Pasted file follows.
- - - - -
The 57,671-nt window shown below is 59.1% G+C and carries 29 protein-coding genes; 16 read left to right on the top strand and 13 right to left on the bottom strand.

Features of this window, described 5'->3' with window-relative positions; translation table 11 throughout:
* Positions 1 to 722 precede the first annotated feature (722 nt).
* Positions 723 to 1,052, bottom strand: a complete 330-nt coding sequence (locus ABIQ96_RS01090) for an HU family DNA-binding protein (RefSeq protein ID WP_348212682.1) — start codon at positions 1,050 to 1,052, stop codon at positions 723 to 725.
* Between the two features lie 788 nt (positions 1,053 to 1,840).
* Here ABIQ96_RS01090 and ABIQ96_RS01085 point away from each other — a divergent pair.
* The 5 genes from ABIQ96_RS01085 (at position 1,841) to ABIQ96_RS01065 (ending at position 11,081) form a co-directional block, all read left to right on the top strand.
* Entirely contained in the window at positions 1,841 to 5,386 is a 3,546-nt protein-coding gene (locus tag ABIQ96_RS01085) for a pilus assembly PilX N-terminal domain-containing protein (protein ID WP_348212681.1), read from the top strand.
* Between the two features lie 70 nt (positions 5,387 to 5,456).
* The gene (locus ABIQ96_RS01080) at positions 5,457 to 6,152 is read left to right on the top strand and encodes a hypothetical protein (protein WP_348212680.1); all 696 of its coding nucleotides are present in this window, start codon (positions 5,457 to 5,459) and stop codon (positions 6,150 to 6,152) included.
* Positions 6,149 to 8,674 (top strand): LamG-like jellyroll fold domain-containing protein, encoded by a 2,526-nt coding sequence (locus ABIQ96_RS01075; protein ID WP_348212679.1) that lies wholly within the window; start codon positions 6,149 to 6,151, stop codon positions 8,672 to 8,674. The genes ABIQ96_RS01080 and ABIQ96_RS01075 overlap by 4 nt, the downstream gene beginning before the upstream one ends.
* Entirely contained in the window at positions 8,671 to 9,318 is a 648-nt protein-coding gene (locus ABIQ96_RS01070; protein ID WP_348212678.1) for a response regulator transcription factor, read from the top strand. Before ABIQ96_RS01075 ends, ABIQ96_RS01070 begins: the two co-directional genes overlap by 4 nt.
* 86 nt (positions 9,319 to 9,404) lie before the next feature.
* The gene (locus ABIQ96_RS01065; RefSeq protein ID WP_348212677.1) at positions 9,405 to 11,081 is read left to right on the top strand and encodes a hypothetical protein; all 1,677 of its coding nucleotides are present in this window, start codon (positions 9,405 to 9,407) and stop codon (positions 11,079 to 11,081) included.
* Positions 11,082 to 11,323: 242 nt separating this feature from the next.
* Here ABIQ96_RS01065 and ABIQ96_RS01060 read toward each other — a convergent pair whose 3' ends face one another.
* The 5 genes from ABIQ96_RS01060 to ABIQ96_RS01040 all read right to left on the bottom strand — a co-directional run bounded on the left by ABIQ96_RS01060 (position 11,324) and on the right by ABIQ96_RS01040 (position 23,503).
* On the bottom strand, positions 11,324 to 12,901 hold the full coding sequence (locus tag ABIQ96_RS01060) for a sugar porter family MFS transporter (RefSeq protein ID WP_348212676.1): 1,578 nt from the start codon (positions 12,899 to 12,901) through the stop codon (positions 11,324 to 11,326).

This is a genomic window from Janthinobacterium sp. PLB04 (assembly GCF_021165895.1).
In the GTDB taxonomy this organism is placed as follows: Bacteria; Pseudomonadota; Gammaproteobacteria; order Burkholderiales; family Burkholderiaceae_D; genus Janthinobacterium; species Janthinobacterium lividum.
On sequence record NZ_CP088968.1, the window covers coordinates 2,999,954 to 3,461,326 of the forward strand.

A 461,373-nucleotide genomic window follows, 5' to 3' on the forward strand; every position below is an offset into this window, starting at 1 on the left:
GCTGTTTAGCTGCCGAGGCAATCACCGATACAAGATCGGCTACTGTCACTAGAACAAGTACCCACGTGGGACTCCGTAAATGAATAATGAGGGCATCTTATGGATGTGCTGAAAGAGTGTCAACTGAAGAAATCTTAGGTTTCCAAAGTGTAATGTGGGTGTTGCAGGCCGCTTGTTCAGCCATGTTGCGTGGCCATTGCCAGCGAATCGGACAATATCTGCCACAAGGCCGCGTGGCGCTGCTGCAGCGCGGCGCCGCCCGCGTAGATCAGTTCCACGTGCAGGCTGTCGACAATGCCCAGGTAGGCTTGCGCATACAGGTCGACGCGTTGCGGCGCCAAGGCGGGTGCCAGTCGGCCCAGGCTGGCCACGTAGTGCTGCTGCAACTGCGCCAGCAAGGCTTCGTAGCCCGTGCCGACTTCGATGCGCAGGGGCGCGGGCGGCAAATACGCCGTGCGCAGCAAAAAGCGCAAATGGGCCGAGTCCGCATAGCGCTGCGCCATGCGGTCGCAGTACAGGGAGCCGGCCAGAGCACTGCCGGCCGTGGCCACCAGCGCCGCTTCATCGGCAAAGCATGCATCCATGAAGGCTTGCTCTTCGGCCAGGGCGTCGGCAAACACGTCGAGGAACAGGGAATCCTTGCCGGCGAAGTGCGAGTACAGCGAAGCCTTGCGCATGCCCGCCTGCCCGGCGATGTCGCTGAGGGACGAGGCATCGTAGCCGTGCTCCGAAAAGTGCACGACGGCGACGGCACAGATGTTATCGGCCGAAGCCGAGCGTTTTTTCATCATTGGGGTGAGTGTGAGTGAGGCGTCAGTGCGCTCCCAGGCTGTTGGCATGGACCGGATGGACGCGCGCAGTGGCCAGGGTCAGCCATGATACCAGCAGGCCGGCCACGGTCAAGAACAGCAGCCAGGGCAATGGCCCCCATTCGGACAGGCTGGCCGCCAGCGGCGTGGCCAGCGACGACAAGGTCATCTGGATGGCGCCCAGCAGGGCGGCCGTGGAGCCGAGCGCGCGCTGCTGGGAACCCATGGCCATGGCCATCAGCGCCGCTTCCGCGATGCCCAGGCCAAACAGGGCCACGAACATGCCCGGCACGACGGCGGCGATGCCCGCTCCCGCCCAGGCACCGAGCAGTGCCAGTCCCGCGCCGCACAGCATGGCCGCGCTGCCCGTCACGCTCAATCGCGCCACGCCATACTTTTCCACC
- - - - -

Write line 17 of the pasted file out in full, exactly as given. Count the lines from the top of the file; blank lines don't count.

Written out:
* The 5 genes from ABIQ96_RS01060 to ABIQ96_RS01040 all read right to left on the bottom strand — a co-directional run bounded on the left by ABIQ96_RS01060 (position 11,324) and on the right by ABIQ96_RS01040 (position 23,503).